GenoCAD: linguistic approaches to synthetic biology

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Virginia Tech

Synthetic biology is an emerging interdisciplinary research field, which leverages the maturation of DNA synthesis technologies. By introducing engineering principles to synthetic biological systems design, synthetic biology shows great potential to shed new lights on biology and benefit human beings. Computer assisted design (CAD) tools will play an important role in the rational design of synthetic genetic systems. This dissertation presents the first CAD tool for synthetic biology — GenoCAD, a linguistic-based web application. By viewing DNA sequences as a language, we developed the first syntactic model to design and verify synthetic genetic constructs. Then we conducted a careful curation of the terminal set in the grammar - the first comprehensive analysis of the Registry of standard biological parts. The implementation and major features of GenoCAD are discussed, and in particular we showed how to develop a domain-specific grammar for BioBrick-based construct design and make GenoCAD a useful tool for the iGEM students. Finally, we went beyond the syntactic level to explore the semantics of synthetic DNA sequences: by associating attributes with biological parts and coupling semantic actions with grammar rules, we developed the first semantic models to relate the genotype to the phenotype of synthetic genetic constructs. The theories and techniques presented in this dissertation, along with the informative results presented, will serve as a foundation for the future developments of GenoCAD.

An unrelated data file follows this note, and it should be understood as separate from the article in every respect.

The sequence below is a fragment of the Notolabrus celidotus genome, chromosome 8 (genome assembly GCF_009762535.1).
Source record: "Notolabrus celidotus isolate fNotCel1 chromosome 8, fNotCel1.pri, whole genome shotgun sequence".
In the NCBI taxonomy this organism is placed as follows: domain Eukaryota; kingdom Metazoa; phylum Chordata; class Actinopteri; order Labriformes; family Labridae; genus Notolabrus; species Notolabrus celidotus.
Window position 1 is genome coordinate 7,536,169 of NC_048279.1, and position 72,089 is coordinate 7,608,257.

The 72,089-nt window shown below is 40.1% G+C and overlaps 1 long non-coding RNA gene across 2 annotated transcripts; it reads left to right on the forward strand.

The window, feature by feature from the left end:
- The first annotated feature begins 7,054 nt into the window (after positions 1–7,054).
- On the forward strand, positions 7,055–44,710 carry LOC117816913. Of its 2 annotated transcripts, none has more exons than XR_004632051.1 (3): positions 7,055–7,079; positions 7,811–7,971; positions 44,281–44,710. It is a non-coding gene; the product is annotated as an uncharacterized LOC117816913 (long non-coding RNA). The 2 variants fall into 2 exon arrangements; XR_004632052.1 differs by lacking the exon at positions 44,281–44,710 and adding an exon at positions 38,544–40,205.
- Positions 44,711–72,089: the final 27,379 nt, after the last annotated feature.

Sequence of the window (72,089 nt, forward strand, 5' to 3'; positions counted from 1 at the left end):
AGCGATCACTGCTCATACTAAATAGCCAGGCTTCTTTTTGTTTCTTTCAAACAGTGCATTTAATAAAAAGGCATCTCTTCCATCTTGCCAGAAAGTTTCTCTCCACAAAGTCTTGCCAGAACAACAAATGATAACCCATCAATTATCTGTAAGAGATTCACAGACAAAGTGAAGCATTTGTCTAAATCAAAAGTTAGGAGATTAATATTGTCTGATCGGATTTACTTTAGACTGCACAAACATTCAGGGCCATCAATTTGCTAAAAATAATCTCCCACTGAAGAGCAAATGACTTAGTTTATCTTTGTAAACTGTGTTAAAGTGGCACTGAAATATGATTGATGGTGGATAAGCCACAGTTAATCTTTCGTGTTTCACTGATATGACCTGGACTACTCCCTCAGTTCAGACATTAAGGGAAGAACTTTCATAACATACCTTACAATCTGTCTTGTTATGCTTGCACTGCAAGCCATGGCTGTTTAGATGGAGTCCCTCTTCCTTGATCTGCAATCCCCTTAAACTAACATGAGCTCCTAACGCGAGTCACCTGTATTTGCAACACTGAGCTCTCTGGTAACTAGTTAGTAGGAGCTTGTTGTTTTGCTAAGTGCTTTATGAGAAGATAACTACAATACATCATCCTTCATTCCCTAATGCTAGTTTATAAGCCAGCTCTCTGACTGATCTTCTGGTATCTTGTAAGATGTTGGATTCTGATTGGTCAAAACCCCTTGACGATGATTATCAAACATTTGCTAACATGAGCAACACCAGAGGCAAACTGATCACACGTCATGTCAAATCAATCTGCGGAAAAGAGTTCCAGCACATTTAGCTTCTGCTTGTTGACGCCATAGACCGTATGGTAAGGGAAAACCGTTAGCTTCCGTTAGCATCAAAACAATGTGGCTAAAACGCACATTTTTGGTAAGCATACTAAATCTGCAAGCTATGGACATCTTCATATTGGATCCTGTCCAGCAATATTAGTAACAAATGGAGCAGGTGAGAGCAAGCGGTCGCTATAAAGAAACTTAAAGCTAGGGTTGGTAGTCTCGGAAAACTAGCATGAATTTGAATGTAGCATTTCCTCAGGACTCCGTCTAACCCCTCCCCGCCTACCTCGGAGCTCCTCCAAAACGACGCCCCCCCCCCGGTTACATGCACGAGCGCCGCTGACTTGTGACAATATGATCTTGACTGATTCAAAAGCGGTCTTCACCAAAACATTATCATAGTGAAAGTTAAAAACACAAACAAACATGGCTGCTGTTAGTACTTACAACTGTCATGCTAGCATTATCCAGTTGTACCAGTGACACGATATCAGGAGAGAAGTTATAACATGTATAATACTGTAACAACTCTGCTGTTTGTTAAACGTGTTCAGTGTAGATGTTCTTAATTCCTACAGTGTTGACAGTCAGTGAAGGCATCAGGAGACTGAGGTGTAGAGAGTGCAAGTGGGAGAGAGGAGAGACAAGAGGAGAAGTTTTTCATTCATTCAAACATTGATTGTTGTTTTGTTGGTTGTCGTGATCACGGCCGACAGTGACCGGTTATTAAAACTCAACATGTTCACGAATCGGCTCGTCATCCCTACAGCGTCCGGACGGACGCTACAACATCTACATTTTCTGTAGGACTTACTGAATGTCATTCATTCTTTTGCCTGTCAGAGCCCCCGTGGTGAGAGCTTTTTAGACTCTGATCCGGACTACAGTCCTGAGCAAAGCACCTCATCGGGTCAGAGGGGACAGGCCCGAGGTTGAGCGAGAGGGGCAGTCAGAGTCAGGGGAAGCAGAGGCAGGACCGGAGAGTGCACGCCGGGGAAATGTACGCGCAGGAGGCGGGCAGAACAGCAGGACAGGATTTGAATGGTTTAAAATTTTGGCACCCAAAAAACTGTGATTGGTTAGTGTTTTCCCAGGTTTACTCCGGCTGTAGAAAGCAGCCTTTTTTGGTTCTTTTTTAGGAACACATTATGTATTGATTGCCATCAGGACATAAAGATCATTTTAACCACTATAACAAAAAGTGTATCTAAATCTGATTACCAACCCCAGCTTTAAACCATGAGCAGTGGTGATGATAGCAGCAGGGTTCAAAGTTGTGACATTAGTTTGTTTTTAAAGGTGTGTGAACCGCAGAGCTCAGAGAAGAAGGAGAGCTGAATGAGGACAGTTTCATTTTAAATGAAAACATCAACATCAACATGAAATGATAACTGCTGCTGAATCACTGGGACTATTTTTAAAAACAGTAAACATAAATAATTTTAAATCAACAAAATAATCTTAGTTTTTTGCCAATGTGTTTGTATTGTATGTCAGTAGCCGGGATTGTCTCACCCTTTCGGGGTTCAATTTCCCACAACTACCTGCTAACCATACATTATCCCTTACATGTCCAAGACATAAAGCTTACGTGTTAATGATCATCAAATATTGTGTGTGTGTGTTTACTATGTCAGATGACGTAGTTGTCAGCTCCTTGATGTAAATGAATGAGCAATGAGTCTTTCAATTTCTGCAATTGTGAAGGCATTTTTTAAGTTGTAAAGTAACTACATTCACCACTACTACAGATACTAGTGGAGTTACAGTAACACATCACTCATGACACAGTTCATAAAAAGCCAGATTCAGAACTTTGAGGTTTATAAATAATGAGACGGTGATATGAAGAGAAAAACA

Linguistics, Computer Assisted Design, Bioinformatics, Synthetic Biology